What do you think are the causes of Cambridge’s high-priced housing market?
There are numerous reasons why Cambridge is such an expensive place to live. We are a diverse, dynamic city, with strong schools, and a low crime rate. People want to live here. We are also a city with a booming economy. Unlike when we were a manufacturing powerhouse, the jobs being created in Cambridge today, are in biotech, pharma and innovation. Jobs that pay far better then the candy factory jobs of the past. As our industry changes and grows, and as more people move back to cities, our housing production has not kept pace with our growth. This is true, not just for Cambridge, but for the entire Metro Boston area. We need to build more housing to meet this need. Information provided by the Community Development Department shows that during the last recession, when housing production stopped, Cambridge rents went up at the highest percentage since the loss of rent control. Over the past several years as more housing has been produced, rents have stabilized and actually gone down in some cases. Building housing works.
How have high housing prices affected Cambridge and the surrounding region?
As housing prices have risen, both in terms of home ownership and rental, we have seen a demographic change in Cambridge. Although our racial demographics have remained relatively consistent, our economic diversity has suffered. We have increasingly become a city where higher income earners can afford to live and those in the middle cannot, with those on the lower end still being served by our public housing programs. That loss of diversity is changing the face of Cambridge. As more and more people get pushed further and further out from Cambridge and the surrounding region, not only are our schools impacted, but so is our job market, and our environment (more people have to drive to work).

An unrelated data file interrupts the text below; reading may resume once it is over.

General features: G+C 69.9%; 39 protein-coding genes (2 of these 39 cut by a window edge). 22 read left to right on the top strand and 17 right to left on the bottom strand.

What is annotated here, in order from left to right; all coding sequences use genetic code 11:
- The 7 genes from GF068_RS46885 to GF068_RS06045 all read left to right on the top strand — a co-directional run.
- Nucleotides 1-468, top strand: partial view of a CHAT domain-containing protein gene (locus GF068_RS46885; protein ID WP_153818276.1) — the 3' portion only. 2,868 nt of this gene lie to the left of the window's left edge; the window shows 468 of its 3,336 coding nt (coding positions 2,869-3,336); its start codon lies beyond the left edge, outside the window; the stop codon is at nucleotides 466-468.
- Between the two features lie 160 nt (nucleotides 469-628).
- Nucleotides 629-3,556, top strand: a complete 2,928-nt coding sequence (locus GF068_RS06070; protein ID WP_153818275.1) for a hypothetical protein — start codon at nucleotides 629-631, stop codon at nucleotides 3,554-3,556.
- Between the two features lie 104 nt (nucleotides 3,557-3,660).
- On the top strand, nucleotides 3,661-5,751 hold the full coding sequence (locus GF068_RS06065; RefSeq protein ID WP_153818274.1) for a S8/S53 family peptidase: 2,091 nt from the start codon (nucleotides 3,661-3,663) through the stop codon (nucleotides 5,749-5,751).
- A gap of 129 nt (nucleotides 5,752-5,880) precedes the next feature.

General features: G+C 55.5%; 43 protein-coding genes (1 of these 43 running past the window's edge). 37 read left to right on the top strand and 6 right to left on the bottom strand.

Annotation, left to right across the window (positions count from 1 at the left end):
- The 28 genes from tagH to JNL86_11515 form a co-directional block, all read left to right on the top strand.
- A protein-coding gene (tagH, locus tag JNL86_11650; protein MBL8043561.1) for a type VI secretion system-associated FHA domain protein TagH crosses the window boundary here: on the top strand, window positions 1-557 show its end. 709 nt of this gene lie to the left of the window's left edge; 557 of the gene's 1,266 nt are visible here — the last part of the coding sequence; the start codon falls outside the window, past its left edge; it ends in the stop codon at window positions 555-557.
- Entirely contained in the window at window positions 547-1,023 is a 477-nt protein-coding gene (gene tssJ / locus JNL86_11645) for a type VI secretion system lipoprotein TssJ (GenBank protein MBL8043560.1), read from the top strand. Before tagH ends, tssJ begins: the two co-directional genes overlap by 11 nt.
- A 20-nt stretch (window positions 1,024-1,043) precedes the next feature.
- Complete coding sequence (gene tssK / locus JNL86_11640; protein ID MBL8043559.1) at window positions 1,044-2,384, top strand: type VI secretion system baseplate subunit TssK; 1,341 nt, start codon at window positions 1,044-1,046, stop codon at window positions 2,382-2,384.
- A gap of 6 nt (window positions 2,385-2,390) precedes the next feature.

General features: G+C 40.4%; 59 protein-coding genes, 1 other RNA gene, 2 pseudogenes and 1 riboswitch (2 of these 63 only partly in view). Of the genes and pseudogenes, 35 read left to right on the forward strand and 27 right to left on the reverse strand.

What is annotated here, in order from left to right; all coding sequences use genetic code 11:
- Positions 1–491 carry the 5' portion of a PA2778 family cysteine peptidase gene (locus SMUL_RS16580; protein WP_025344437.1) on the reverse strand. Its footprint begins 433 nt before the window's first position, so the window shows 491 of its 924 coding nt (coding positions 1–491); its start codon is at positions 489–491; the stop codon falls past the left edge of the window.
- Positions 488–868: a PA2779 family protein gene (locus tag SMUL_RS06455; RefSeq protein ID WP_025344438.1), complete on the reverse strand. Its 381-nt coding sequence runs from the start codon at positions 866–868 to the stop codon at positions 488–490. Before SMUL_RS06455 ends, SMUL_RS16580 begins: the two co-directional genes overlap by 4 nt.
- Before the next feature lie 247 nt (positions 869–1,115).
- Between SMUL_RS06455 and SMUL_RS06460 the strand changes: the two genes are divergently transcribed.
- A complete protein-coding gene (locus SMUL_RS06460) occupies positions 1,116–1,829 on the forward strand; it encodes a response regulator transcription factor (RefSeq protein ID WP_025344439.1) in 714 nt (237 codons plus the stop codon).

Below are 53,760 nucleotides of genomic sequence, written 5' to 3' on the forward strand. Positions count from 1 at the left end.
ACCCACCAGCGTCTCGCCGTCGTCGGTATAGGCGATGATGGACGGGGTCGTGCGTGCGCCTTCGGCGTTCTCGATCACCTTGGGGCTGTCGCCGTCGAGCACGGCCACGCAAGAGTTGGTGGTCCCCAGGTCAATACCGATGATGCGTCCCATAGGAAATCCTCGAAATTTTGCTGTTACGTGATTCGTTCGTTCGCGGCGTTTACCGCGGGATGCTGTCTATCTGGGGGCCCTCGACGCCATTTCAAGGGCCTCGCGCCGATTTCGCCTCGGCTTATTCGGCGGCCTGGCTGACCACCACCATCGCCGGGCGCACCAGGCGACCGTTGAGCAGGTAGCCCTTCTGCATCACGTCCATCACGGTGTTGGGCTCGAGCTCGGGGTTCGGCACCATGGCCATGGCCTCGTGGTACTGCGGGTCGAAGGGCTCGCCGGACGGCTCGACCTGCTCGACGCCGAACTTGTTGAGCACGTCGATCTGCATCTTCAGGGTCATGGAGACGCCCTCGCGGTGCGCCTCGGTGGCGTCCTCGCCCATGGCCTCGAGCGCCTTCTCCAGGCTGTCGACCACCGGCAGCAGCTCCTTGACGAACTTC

What housing options currently exist for low-income tenants who are not high on the affordable housing waitlists? How can Cambridge help them?
This is a major problem. The Cambridge Housing Authority currently has a waitlist of 19,000 with 5,000 of those being people who live and/or work in Cambridge. Our Inclusionary Zoning program is helpful but does not do enough for those on the lowest end of the income spectrum. Unless those folks have a housing voucher, their income often falls below the requirements needed to be in IZ eligible. Cambridge should re-evaluate ALL the tenant selection criteria in existing affordable housing programs (including those owned by City non-profits and for profit providers) to encourage adoption of priorities that would better allow those families at imminent risk of displacement from the City to timely access affordable housing; I would consider developing a municipally funded Section 8 incentive program to incentivize Cambridge landlords to rent to families with Section 8 vouchers. Cambridge could provide "gap vouchers" to cover the gap between where Section 8 maxes out and market rent begins.
How does new market-rate residential development affect the affordability of Cambridge? How does new affordable housing affect the affordability of Cambridge?